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by Yinzer Hater » Fri Mar 26, 2010 9:36 am
by waborat » Fri Mar 26, 2010 11:14 am
by swerb » Fri Mar 26, 2010 11:31 am
by DrPoove » Fri Mar 26, 2010 11:38 am
by waborat » Fri Mar 26, 2010 11:44 am
swerb wrote: Never understood how some of these guys at KNR got/kept jobs over the last 10-12 years over Sindelar. Unless he just didn't want it.Also, I'm a memorabilia nerd, so I liked Sindelar from that respect as well.
by Cease » Fri Mar 26, 2010 11:54 am
by swerb » Fri Mar 26, 2010 12:29 pm
Cease wrote:I'm under the impression that he left radio, not the other way around.
by Squints » Fri Mar 26, 2010 5:27 pm
by davemanddd » Fri Mar 26, 2010 6:59 pm
by Jumbo » Sat Mar 27, 2010 8:46 am
by Cease » Sat Mar 27, 2010 9:08 am
by jack_tors » Sat Mar 27, 2010 11:47 am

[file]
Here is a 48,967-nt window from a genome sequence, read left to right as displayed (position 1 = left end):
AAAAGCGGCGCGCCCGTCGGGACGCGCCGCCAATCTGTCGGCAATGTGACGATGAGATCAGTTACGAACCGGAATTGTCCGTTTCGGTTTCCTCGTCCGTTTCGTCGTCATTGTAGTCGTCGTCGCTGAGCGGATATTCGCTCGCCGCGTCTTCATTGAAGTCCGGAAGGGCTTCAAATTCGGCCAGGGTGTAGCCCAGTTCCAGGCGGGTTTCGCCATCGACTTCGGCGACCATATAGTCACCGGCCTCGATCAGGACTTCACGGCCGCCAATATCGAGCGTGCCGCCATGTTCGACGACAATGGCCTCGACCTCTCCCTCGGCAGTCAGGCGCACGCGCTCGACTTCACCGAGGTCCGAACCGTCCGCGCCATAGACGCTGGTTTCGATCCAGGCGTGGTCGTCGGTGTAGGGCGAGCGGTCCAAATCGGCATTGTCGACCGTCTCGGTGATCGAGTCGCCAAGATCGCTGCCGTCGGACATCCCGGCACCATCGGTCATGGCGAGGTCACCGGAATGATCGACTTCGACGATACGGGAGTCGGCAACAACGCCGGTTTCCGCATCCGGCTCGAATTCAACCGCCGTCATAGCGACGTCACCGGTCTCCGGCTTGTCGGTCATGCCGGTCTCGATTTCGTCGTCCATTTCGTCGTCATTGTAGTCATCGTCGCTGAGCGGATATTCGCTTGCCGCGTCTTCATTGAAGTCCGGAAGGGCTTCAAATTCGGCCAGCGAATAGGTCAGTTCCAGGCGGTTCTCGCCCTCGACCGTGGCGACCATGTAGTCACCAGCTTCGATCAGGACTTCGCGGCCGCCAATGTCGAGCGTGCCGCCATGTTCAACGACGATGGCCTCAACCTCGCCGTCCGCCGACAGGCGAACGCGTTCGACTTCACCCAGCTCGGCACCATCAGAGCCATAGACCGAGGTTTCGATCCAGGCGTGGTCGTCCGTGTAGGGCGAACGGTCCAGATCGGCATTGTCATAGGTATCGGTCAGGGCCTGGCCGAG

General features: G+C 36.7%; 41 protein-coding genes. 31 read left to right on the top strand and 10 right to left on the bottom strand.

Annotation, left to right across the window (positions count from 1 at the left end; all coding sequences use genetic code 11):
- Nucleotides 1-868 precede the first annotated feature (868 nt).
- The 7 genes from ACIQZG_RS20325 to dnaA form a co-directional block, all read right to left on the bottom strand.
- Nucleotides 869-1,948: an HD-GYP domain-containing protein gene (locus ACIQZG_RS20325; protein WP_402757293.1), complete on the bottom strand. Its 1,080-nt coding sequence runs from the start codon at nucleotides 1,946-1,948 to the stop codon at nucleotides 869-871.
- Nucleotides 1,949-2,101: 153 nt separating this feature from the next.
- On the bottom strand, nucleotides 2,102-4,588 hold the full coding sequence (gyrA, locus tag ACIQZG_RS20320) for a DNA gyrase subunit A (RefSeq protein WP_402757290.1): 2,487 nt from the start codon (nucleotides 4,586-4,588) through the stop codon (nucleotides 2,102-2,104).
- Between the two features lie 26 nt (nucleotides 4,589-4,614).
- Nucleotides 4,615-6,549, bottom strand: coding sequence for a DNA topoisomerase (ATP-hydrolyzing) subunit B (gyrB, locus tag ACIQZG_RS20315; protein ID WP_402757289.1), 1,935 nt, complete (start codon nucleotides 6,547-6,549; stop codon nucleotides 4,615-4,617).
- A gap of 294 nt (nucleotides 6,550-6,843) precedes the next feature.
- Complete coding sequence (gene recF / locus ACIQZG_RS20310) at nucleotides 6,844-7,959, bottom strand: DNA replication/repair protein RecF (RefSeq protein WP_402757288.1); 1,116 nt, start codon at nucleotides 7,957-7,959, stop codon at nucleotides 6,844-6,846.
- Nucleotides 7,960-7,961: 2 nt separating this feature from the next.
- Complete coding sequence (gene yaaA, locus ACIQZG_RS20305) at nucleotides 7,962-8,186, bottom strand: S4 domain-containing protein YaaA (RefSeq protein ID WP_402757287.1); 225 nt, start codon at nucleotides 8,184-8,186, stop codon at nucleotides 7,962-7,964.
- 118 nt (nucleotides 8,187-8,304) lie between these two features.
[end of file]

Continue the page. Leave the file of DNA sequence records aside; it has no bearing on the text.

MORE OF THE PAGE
Jumbo wrote:Losing Geoff Sindelar saddens me, like losing a piece of my childhood and my connection back home.It is fitting that the most active topic on the Cleveland Indians forum this week is a discussion regarding whether pitchers throwing first pitch strikes is really important, or merely important. The Professor held a clear understanding of what baseball was about: throwing strikes. It was both maddening and entertaining to listen to him rant about the last night's pitcher who walked three guys in an inning, demanding to know why the Tribe has to settle that meatball. Although statistics have since refined our understanding of the game, reducing all of its magic to numbers would only dim the passion of Sindelar.I have called sports talk radio only twice in my life. When I was nine or ten years old, I called Sindelar on consecutive nights. The first night, I was kept on hold past my bedtime and hung up the phone. The second night, when I told the call screener my name and location, he asked if I had hung up the night before. I told him that I was, but that I would stay on the line that night. Even though I was on hold for an hour past when I hung up the night before, I stayed on long enough to ask Sindelar my three questions about sports, of which I remember two: how to calculate slugging percentage, and what were the first sports franchises of each sport in Cleveland. After hanging up the phone, I rushed downstairs to listen to the end of my call due to the radio delay. When my call had ended, Sindelar did not criticize me for filling the airwaves for such banality. Instead, he thanked the "youngster" for his interest in learning more about sports. It is a credit to Sindelar that, unlike more modern sports yakkers who only want to throw bricks at callers and cohosts, he only wanted to throw a brick into his television after the Indians' closer blew the game in the ninth. (Of course, the Professor could zing callers who deserved it.)To my knowledge, the last consistent sports media position that he held was a spot on the fledgling sportstalkcleveland.com eight or nine years ago. That was not a happy time for Cleveland sports: the Cavs were pre-Lebron, the Indians were crumbling after their half-decade of dominance, and the joy of the having football back in town was wearing off. Nevertheless, it was great to hear the Professor again, particularly over the Internet since I could hear him in Boston. A humorous anecdote: the same commercials would run over and over in between segments of the program. One commercial was Sindelar interviewing Darko Milicic's agent. Sindelar asked the agent to compare him to a current player, and the agent replied, "Kevin Garnett."To learn that Sindelar was only 62 is a further disappointment. I always thought that he had the joy of experiencing a World Series title.RIP Professor, you will be missed.
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